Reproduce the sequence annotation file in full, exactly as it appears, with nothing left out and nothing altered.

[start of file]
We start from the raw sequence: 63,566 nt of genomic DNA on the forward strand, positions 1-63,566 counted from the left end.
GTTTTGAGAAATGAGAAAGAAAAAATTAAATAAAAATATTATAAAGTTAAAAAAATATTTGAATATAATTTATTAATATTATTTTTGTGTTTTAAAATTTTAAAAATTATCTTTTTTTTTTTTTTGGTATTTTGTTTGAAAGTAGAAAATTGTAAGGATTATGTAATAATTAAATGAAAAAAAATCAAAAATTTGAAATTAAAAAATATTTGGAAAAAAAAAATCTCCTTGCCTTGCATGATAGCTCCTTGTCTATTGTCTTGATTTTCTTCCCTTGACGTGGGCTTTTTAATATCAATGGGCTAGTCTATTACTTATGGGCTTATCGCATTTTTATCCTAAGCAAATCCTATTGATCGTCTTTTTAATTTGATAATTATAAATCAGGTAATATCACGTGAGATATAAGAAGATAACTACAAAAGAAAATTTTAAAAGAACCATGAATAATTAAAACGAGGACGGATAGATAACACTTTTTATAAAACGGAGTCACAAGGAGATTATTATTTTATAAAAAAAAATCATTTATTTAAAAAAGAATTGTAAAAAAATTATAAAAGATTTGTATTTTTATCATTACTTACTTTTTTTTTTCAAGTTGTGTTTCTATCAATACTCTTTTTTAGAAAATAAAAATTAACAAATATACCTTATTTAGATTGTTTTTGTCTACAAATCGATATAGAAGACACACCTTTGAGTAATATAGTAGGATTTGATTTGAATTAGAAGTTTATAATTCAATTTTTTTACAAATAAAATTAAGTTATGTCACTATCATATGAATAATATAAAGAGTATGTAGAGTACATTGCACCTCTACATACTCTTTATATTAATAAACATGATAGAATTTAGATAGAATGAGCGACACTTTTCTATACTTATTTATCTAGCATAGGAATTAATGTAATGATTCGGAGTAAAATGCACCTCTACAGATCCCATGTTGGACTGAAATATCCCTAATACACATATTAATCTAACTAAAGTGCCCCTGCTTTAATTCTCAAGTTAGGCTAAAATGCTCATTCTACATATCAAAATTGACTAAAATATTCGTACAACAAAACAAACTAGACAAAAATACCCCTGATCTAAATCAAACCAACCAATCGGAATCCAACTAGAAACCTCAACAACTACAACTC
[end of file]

We start from the raw sequence: 63,566 nt of genomic DNA on the forward strand, positions 1-63,566 counted from the left end.
GTTTTGAGAAATGAGAAAGAAAAAATTAAATAAAAATATTATAAAGTTAAAAAAATATTTGAATATAATTTATTAATATTATTTTTGTGTTTTAAAATTTTAAAAATTATCTTTTTTTTTTTTTTGGTATTTTGTTTGAAAGTAGAAAATTGTAAGGATTATGTAATAATTAAATGAAAAAAAATCAAAAATTTGAAATTAAAAAATATTTGGAAAAAAAAAATCTCCTTGCCTTGCATGATAGCTCCTTGTCTATTGTCTTGATTTTCTTCCCTTGACGTGGGCTTTTTAATATCAATGGGCTAGTCTATTACTTATGGGCTTATCGCATTTTTATCCTAAGCAAATCCTATTGATCGTCTTTTTAATTTGATAATTATAAATCAGGTAATATCACGTGAGATATAAGAAGATAACTACAAAAGAAAATTTTAAAAGAACCATGAATAATTAAAACGAGGACGGATAGATAACACTTTTTATAAAACGGAGTCACAAGGAGATTATTATTTTATAAAAAAAAATCATTTATTTAAAAAAGAATTGTAAAAAAATTATAAAAGATTTGTATTTTTATCATTACTTACTTTTTTTTTTCAAGTTGTGTTTCTATCAATACTCTTTTTTAGAAAATAAAAATTAACAAATATACCTTATTTAGATTGTTTTTGTCTACAAATCGATATAGAAGACACACCTTTGAGTAATATAGTAGGATTTGATTTGAATTAGAAGTTTATAATTCAATTTTTTTACAAATAAAATTAAGTTATGTCACTATCATATGAATAATATAAAGAGTATGTAGAGTACATTGCACCTCTACATACTCTTTATATTAATAAACATGATAGAATTTAGATAGAATGAGCGACACTTTTCTATACTTATTTATCTAGCATAGGAATTAATGTAATGATTCGGAGTAAAATGCACCTCTACAGATCCCATGTTGGACTGAAATATCCCTAATACACATATTAATCTAACTAAAGTGCCCCTGCTTTAATTCTCAAGTTAGGCTAAAATGCTCATTCTACATATCAAAATTGACTAAAATATTCGTACAACAAAACAAACTAGACAAAAATACCCCTGATCTAAATCAAACCAACCAATCGGAATCCAACTAGAAACCTCAACAACTACAACTC